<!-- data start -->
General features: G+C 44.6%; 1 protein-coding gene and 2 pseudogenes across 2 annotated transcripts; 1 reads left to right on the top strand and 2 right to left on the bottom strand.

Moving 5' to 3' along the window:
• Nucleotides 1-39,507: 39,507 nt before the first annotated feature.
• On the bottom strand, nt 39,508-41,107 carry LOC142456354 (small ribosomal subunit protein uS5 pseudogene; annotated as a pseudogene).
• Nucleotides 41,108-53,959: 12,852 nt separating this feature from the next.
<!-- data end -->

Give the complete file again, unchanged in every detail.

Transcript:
General features: G+C 44.6%; 1 protein-coding gene and 2 pseudogenes across 2 annotated transcripts; 1 reads left to right on the top strand and 2 right to left on the bottom strand.

Moving 5' to 3' along the window:
• Nucleotides 1-39,507: 39,507 nt before the first annotated feature.
• On the bottom strand, nt 39,508-41,107 carry LOC142456354 (small ribosomal subunit protein uS5 pseudogene; annotated as a pseudogene).
• Nucleotides 41,108-53,959: 12,852 nt separating this feature from the next.